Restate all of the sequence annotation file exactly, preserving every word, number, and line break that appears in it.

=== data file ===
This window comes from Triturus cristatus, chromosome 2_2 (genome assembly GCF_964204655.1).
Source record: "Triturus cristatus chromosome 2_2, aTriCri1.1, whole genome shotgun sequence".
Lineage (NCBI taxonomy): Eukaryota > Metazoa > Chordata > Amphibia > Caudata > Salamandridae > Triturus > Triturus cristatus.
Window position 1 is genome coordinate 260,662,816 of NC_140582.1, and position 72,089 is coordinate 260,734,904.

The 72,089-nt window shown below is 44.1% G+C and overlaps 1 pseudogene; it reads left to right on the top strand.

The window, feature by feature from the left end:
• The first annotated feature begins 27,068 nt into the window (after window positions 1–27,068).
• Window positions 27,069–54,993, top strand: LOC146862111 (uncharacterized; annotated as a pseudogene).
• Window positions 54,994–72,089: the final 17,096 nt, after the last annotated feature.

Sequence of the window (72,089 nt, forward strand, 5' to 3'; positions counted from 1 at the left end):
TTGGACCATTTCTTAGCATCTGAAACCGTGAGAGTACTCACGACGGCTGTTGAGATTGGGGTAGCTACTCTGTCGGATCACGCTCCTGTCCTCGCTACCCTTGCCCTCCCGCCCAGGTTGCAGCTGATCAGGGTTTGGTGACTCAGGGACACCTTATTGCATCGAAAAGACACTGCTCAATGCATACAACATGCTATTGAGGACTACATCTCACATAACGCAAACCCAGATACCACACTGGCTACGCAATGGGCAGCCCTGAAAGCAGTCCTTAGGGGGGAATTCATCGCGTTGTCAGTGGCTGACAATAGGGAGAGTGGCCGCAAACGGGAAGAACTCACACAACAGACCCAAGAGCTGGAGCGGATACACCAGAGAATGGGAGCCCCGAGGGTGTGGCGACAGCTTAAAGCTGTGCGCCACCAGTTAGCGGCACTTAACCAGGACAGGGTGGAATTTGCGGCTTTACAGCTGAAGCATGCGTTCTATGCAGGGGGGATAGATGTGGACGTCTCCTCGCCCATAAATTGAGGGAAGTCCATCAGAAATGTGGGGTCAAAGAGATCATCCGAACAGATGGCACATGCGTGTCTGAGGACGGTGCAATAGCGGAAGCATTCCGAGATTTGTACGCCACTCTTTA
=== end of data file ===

This window comes from Triturus cristatus, chromosome 2_2 (genome assembly GCF_964204655.1).
Source record: "Triturus cristatus chromosome 2_2, aTriCri1.1, whole genome shotgun sequence".
Lineage (NCBI taxonomy): Eukaryota > Metazoa > Chordata > Amphibia > Caudata > Salamandridae > Triturus > Triturus cristatus.
Window position 1 is genome coordinate 260,662,816 of NC_140582.1, and position 72,089 is coordinate 260,734,904.

The 72,089-nt window shown below is 44.1% G+C and overlaps 1 pseudogene; it reads left to right on the top strand.

The window, feature by feature from the left end:
• The first annotated feature begins 27,068 nt into the window (after window positions 1–27,068).
• Window positions 27,069–54,993, top strand: LOC146862111 (uncharacterized; annotated as a pseudogene).
• Window positions 54,994–72,089: the final 17,096 nt, after the last annotated feature.

Sequence of the window (72,089 nt, forward strand, 5' to 3'; positions counted from 1 at the left end):
TTGGACCATTTCTTAGCATCTGAAACCGTGAGAGTACTCACGACGGCTGTTGAGATTGGGGTAGCTACTCTGTCGGATCACGCTCCTGTCCTCGCTACCCTTGCCCTCCCGCCCAGGTTGCAGCTGATCAGGGTTTGGTGACTCAGGGACACCTTATTGCATCGAAAAGACACTGCTCAATGCATACAACATGCTATTGAGGACTACATCTCACATAACGCAAACCCAGATACCACACTGGCTACGCAATGGGCAGCCCTGAAAGCAGTCCTTAGGGGGGAATTCATCGCGTTGTCAGTGGCTGACAATAGGGAGAGTGGCCGCAAACGGGAAGAACTCACACAACAGACCCAAGAGCTGGAGCGGATACACCAGAGAATGGGAGCCCCGAGGGTGTGGCGACAGCTTAAAGCTGTGCGCCACCAGTTAGCGGCACTTAACCAGGACAGGGTGGAATTTGCGGCTTTACAGCTGAAGCATGCGTTCTATGCAGGGGGGATAGATGTGGACGTCTCCTCGCCCATAAATTGAGGGAAGTCCATCAGAAATGTGGGGTCAAAGAGATCATCCGAACAGATGGCACATGCGTGTCTGAGGACGGTGCAATAGCGGAAGCATTCCGAGATTTGTACGCCACTCTTTA